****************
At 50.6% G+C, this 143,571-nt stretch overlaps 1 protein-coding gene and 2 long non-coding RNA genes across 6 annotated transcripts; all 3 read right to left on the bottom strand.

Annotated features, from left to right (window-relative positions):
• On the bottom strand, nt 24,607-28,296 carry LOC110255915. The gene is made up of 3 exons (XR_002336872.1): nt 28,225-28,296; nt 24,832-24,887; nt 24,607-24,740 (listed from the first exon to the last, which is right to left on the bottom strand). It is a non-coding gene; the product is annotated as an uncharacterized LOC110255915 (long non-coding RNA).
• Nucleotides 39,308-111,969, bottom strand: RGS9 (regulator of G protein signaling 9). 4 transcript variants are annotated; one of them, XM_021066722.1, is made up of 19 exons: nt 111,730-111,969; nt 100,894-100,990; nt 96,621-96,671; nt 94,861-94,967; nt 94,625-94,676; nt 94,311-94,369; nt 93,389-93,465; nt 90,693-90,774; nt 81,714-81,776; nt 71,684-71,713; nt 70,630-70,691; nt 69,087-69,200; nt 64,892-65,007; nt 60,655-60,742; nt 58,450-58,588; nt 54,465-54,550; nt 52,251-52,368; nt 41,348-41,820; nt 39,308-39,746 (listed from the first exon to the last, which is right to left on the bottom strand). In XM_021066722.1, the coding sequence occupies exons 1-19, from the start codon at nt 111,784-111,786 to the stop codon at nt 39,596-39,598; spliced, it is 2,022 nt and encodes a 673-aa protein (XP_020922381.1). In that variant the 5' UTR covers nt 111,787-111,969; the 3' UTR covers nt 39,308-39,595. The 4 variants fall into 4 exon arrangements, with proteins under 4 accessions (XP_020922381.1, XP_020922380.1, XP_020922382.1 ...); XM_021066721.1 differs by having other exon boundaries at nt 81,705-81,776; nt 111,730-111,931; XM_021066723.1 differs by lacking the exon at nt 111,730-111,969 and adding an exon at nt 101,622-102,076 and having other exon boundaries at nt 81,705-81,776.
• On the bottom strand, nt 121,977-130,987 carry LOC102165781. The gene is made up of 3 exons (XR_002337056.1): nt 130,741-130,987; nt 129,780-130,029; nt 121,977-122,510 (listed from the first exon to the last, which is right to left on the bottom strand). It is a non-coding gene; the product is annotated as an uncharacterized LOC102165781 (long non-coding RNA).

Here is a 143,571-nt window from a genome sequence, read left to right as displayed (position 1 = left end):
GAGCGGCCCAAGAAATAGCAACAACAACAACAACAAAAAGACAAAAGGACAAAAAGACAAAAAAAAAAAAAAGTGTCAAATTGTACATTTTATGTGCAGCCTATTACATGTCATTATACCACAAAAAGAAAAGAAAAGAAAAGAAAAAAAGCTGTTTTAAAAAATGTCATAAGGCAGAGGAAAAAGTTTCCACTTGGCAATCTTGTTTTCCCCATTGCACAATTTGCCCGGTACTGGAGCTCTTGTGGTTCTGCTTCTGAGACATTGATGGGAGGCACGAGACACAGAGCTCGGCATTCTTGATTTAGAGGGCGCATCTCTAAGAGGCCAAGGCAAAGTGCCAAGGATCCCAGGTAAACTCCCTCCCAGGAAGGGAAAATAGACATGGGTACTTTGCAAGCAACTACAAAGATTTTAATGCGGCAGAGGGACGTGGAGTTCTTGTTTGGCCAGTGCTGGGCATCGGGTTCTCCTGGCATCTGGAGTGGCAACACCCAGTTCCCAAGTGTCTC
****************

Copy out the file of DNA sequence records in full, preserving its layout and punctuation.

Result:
At 50.6% G+C, this 143,571-nt stretch overlaps 1 protein-coding gene and 2 long non-coding RNA genes across 6 annotated transcripts; all 3 read right to left on the bottom strand.

Annotated features, from left to right (window-relative positions):
• On the bottom strand, nt 24,607-28,296 carry LOC110255915. The gene is made up of 3 exons (XR_002336872.1): nt 28,225-28,296; nt 24,832-24,887; nt 24,607-24,740 (listed from the first exon to the last, which is right to left on the bottom strand). It is a non-coding gene; the product is annotated as an uncharacterized LOC110255915 (long non-coding RNA).
• Nucleotides 39,308-111,969, bottom strand: RGS9 (regulator of G protein signaling 9). 4 transcript variants are annotated; one of them, XM_021066722.1, is made up of 19 exons: nt 111,730-111,969; nt 100,894-100,990; nt 96,621-96,671; nt 94,861-94,967; nt 94,625-94,676; nt 94,311-94,369; nt 93,389-93,465; nt 90,693-90,774; nt 81,714-81,776; nt 71,684-71,713; nt 70,630-70,691; nt 69,087-69,200; nt 64,892-65,007; nt 60,655-60,742; nt 58,450-58,588; nt 54,465-54,550; nt 52,251-52,368; nt 41,348-41,820; nt 39,308-39,746 (listed from the first exon to the last, which is right to left on the bottom strand). In XM_021066722.1, the coding sequence occupies exons 1-19, from the start codon at nt 111,784-111,786 to the stop codon at nt 39,596-39,598; spliced, it is 2,022 nt and encodes a 673-aa protein (XP_020922381.1). In that variant the 5' UTR covers nt 111,787-111,969; the 3' UTR covers nt 39,308-39,595. The 4 variants fall into 4 exon arrangements, with proteins under 4 accessions (XP_020922381.1, XP_020922380.1, XP_020922382.1 ...); XM_021066721.1 differs by having other exon boundaries at nt 81,705-81,776; nt 111,730-111,931; XM_021066723.1 differs by lacking the exon at nt 111,730-111,969 and adding an exon at nt 101,622-102,076 and having other exon boundaries at nt 81,705-81,776.
• On the bottom strand, nt 121,977-130,987 carry LOC102165781. The gene is made up of 3 exons (XR_002337056.1): nt 130,741-130,987; nt 129,780-130,029; nt 121,977-122,510 (listed from the first exon to the last, which is right to left on the bottom strand). It is a non-coding gene; the product is annotated as an uncharacterized LOC102165781 (long non-coding RNA).

Here is a 143,571-nt window from a genome sequence, read left to right as displayed (position 1 = left end):
GAGCGGCCCAAGAAATAGCAACAACAACAACAACAAAAAGACAAAAGGACAAAAAGACAAAAAAAAAAAAAAGTGTCAAATTGTACATTTTATGTGCAGCCTATTACATGTCATTATACCACAAAAAGAAAAGAAAAGAAAAGAAAAAAAGCTGTTTTAAAAAATGTCATAAGGCAGAGGAAAAAGTTTCCACTTGGCAATCTTGTTTTCCCCATTGCACAATTTGCCCGGTACTGGAGCTCTTGTGGTTCTGCTTCTGAGACATTGATGGGAGGCACGAGACACAGAGCTCGGCATTCTTGATTTAGAGGGCGCATCTCTAAGAGGCCAAGGCAAAGTGCCAAGGATCCCAGGTAAACTCCCTCCCAGGAAGGGAAAATAGACATGGGTACTTTGCAAGCAACTACAAAGATTTTAATGCGGCAGAGGGACGTGGAGTTCTTGTTTGGCCAGTGCTGGGCATCGGGTTCTCCTGGCATCTGGAGTGGCAACACCCAGTTCCCAAGTGTCTC